Hackers want attention, say experts


KUALA LUMPUR: Cyber attacks and threats from hackers can jeopardise national security at large even if they are not politically motivated, said local experts.

Cyber warfare experts believe hackers just want attention when they try to bring down democratically-elected governments.

Executive director and senior IT security consultant of LE Global Services Sdn Bhd Fong Choong Fook said hackers and cybertroopers might be aiming for critical national infrastructures to bring down a country, go­vernment or those in power.

“Some of the examples are the financial sector, energy, telecommunications, education, government, etc,” he said yesterday.

Recently, a video purported to be from a group of hackers calling itself Anonymous Malaysia surfaced on social media. This group has declared an all-out cyberwar against the current government.

In that video, a masked person represen­ting the group also threatened to use all sources available for the Internet warfare in support of a rally planned here on Aug 29 and 30.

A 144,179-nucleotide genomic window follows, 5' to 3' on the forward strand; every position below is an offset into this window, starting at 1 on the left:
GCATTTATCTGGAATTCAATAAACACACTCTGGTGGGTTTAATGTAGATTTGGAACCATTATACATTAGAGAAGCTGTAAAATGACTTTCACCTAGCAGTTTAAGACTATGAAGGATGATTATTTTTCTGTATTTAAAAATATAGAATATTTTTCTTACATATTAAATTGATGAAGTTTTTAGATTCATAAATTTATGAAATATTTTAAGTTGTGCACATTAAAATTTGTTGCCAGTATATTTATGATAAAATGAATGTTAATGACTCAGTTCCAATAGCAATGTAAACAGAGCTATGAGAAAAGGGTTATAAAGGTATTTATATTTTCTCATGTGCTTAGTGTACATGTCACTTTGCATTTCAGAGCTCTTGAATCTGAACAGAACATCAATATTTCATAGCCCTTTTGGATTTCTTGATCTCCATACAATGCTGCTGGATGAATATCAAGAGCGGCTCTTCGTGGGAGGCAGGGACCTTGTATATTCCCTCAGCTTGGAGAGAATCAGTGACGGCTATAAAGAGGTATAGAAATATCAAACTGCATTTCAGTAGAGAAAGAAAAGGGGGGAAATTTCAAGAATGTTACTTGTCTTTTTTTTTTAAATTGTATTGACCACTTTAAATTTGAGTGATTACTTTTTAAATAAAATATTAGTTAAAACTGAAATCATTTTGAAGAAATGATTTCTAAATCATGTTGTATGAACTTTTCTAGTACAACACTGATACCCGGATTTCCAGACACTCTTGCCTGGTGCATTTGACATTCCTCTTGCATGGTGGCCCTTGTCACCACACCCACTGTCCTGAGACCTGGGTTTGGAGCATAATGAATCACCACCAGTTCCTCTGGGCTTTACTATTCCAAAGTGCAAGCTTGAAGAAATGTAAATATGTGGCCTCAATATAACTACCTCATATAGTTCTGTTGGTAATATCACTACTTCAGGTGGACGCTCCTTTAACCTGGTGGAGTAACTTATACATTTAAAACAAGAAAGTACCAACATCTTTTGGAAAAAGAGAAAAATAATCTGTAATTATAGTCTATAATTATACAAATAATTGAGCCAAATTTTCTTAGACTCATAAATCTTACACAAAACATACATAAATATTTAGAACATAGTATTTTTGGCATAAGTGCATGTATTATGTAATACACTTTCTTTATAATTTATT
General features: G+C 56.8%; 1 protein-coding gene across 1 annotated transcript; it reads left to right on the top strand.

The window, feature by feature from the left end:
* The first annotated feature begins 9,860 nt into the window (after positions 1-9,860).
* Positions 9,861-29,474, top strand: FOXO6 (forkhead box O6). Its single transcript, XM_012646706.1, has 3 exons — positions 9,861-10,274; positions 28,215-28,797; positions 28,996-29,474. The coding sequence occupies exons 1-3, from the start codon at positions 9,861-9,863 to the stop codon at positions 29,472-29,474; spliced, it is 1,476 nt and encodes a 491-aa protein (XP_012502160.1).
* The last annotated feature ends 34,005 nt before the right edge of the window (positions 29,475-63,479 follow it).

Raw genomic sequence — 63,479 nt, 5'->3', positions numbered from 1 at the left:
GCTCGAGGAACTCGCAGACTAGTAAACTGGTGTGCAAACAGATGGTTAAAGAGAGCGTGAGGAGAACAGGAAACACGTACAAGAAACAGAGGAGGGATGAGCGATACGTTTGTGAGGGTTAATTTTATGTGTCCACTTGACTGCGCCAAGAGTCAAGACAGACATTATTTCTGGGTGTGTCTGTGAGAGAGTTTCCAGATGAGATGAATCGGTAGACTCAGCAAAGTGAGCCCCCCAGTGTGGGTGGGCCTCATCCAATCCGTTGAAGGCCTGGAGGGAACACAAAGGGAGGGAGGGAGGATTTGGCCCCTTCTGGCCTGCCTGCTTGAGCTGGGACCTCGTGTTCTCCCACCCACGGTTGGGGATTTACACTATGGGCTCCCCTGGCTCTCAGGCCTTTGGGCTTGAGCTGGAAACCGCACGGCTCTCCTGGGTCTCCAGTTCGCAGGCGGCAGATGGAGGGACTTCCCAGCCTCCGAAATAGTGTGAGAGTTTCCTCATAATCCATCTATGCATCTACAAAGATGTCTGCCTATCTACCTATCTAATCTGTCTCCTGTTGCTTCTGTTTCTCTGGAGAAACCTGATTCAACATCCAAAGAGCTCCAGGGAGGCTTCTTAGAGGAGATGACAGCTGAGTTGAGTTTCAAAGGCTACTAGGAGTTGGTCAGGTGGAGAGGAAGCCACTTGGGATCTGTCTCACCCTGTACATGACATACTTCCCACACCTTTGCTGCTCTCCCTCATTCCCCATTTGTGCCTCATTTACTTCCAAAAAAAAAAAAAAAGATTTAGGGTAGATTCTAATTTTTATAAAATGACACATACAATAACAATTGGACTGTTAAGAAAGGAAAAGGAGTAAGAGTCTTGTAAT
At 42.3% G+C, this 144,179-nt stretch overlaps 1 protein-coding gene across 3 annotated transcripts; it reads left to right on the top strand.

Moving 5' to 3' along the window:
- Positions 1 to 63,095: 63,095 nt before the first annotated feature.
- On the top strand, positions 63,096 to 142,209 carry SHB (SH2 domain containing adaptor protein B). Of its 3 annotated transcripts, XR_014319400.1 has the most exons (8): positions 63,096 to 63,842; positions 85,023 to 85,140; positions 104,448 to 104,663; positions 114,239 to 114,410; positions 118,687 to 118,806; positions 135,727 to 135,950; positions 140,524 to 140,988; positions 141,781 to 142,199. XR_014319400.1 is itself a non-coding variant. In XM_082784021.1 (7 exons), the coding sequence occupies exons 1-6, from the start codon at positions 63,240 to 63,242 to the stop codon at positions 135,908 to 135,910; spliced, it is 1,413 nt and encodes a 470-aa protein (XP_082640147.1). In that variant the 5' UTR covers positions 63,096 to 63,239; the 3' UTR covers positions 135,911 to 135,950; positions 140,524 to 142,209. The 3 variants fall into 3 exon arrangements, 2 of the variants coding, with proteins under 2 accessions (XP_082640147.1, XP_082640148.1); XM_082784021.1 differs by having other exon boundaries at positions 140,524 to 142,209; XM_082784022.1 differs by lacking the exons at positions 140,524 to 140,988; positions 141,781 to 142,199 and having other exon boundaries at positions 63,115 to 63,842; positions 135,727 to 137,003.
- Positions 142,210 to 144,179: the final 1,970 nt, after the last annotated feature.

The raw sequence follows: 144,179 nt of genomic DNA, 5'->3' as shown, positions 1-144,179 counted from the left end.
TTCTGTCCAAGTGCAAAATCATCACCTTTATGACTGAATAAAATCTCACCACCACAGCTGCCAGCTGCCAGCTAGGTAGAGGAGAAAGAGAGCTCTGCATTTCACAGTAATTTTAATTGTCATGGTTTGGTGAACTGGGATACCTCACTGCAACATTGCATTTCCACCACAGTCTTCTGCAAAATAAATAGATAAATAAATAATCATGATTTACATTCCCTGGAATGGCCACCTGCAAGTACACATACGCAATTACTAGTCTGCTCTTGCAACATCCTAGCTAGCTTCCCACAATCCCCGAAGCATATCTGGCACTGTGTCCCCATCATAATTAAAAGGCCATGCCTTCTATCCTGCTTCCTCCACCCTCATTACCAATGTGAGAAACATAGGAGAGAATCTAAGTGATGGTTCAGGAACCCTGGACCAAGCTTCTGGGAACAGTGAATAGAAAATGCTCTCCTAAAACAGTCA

Commenting on that threat, Fong said he personally believed that the group was just bluffing and did not mean business.

“Website hacking is common, and shall be perceived as a ‘blessing’ because when a website gets hacked, the public gets to know about it.

“In our line of work as investigators, we have seen criminals hack into servers and hide within the server for years, to capture corporate trade secrets and sensitive data,” he added.

But on a positive note, Fong drove home the point that hackers were only looking for an opening and excuse to execute their plan for joyrides in cyberspace.

“Hackers are like you and me. It’s very hard to generalise what a hacker really wants. Of course there are opportunists, who are only preying for their own benefits,” he said.

Universiti Kebangsaan Malaysia Informa­tion and Communications Faculty dean Prof Dr Abdullah Mohd Zin said usually hackers would not get involved in politics.

He said the best way for the Government to protect its critical national information infrastructure was to have top grade cybersecurity.

“Various agencies like CyberSecurity Ma­­lay­sia are up to the task,” he said.

He added that systems in lower level entities like district offices whose security systems were not upgraded regularly were more vulnerable to such attacks. — Bernama

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